Academic Integrity and Student Conduct
University statistics for 2005-06 on academic dishonesty
Statistics from 2005-06 on academic dishonesty at the University of Saskatchewan unfortunately show some increase over last year’s figures. This is the fourth year in which the University has gathered and reported on these statistics.
The term “academic dishonesty” includes both plagiarism, which is the use of other people’s ideas or writing without credit, and other forms of cheating, such as taking notes into an exam or lying about admission qualifications. The Office of the University Secretary is now maintaining a statistical database of the academic dishonesty cases handled by colleges.
For the last academic year, from July 2005 to June 2006, the university had 75 cases heard by college and university panels. Of these, 74 students were found to be guilty. Four were suspended for periods of one term or more, and two were expelled. The remainder were penalized with either outright failure in the class or with a grade reduction in the class.. About two-thirds of the cases were plagiarism on essays and assignments, while the rest involved other forms of cheating such as using notes in an exam, submitting the same essay in two different classes, fraudulent documents, and falsifying research data.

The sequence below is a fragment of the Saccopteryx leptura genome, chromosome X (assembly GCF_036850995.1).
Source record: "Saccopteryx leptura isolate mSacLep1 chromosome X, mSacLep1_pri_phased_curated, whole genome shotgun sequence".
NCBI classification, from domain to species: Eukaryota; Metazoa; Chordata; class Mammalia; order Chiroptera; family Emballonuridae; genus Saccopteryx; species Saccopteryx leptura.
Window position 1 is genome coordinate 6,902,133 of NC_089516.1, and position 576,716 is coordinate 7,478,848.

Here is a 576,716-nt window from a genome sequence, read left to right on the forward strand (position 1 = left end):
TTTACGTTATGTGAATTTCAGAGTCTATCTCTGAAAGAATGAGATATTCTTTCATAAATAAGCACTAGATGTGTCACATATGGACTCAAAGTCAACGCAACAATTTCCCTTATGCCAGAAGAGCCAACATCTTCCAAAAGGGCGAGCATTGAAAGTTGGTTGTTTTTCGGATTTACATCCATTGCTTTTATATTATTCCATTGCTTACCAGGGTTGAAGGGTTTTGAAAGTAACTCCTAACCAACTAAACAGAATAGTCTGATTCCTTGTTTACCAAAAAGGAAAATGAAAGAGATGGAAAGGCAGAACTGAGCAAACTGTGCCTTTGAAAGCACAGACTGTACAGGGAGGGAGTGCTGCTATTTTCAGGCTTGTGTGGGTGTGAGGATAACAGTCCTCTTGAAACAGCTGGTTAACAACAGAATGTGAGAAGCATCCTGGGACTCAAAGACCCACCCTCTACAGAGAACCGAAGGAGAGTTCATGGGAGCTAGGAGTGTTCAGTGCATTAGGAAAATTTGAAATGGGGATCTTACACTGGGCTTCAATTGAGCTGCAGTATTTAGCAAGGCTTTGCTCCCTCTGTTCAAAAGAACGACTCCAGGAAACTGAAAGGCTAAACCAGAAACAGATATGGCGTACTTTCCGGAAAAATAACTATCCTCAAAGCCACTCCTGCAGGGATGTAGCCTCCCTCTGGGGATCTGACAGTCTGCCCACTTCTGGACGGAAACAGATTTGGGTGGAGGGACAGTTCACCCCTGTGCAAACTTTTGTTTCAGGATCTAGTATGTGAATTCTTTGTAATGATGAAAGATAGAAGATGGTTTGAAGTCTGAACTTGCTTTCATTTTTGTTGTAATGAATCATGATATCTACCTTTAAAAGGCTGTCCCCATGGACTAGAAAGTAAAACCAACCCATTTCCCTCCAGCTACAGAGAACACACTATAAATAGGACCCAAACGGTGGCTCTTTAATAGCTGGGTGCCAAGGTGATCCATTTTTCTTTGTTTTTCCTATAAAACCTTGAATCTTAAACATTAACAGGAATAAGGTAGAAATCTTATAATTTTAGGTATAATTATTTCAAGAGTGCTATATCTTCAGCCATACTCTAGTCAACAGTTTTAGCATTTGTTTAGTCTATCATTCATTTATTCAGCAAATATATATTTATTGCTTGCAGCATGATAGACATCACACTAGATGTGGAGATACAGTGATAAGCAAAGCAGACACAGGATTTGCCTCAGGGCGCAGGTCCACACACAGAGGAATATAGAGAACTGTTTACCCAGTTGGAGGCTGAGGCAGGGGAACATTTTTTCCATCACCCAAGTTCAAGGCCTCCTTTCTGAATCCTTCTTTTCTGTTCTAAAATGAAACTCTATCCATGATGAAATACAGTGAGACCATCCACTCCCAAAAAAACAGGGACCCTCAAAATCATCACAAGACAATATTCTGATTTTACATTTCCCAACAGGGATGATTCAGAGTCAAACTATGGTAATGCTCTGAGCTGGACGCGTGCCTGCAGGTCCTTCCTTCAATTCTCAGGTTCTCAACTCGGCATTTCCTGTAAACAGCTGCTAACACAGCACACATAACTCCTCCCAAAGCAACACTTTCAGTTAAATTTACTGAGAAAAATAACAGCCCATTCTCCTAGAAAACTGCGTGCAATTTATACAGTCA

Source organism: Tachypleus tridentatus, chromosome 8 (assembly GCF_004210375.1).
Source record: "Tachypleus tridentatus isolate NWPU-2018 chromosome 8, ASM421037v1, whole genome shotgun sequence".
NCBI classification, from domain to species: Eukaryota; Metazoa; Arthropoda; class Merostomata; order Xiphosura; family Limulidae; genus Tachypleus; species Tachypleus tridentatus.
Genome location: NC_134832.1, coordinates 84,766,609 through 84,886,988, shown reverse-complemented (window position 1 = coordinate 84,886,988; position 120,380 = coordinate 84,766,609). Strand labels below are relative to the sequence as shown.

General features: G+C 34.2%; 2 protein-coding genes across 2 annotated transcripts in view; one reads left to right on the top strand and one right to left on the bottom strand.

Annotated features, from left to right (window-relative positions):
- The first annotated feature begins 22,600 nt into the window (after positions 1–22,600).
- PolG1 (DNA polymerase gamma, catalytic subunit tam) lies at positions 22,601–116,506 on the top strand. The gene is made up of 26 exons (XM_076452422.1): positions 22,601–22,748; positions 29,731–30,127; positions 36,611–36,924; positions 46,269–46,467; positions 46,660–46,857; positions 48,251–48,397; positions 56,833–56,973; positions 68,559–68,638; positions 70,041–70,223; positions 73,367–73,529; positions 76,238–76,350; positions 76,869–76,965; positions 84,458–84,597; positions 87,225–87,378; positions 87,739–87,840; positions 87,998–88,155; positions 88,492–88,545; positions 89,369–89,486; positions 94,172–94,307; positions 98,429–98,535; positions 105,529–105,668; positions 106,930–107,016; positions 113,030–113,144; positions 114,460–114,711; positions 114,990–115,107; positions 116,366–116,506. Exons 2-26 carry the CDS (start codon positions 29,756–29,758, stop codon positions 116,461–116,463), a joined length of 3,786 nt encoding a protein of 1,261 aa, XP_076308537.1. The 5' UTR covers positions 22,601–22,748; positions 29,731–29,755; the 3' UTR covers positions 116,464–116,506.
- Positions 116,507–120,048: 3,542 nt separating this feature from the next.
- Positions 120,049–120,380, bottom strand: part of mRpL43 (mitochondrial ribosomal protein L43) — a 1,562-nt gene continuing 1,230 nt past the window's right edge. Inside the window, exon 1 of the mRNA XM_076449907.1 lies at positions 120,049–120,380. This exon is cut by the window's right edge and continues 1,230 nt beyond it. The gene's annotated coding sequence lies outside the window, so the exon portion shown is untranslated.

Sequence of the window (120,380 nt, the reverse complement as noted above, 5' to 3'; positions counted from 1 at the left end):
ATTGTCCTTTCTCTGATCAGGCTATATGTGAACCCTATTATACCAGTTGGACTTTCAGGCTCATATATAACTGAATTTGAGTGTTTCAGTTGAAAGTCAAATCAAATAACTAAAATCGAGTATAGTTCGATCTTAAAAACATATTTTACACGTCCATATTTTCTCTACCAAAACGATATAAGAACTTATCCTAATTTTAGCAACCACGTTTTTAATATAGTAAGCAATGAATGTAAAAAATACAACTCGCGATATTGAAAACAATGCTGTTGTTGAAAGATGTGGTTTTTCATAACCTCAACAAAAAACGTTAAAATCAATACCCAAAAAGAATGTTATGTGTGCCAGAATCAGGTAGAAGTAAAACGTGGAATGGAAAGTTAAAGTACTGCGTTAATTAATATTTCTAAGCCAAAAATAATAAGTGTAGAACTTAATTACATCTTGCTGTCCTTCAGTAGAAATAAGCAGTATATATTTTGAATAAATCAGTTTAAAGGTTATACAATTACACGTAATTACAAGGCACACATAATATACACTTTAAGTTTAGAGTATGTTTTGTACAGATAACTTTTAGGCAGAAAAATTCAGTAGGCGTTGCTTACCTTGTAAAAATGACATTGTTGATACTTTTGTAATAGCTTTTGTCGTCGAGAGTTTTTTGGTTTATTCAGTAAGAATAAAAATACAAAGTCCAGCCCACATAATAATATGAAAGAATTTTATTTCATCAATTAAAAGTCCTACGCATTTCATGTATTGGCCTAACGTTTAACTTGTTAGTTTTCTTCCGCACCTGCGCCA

Here are university statistics dating from 2002, when the University Secretary’s Office began keeping track of these figures:
- 2005-06: 75 cases heard; 74 guilty. Penalties included 4 suspended, 2 expelled.
- 2004-05: 52 cases heard; 47 guilty. Penalties included 1 suspended, none expelled
- 2003-04: 73 cases heard, 60 guilty. Penalties included 4 suspended, 3 expelled
- 2002-03: 79 cases years, 67 guilty. No data on penalties.
Compared with last year, the University experienced an increase of 23 cases. Of these, 12 were in the College of Graduate Studies & Research; most of the remaining increase was in Arts & Science.
The College of Graduate Studies & Research usually sees very few or no cases of academic dishonesty, so with 12 cases this year it was a very unusual year for the college. The 2005-06 cases were all individual cases, rather than the result of systemic problems or of group cheating. In the wake of this increase, the College has developed several initiatives to assist students and faculty:
1. CGSR Publication on Academic Honesty and Integrity.
At its Oct. 10, 2006 meeting, the Graduate Council approved a document which summarizes the university’s policies for academic conduct and describes the penalties which graduate students can expect to receive for cheating or plagiarizing. The document clarifies that graduate students can be expelled for plagiarism in coursework, even on a first offense, and that plagiarism in a thesis or falsification of research data will almost inevitably result in suspension or expulsion.
2. Workshops on academic integrity.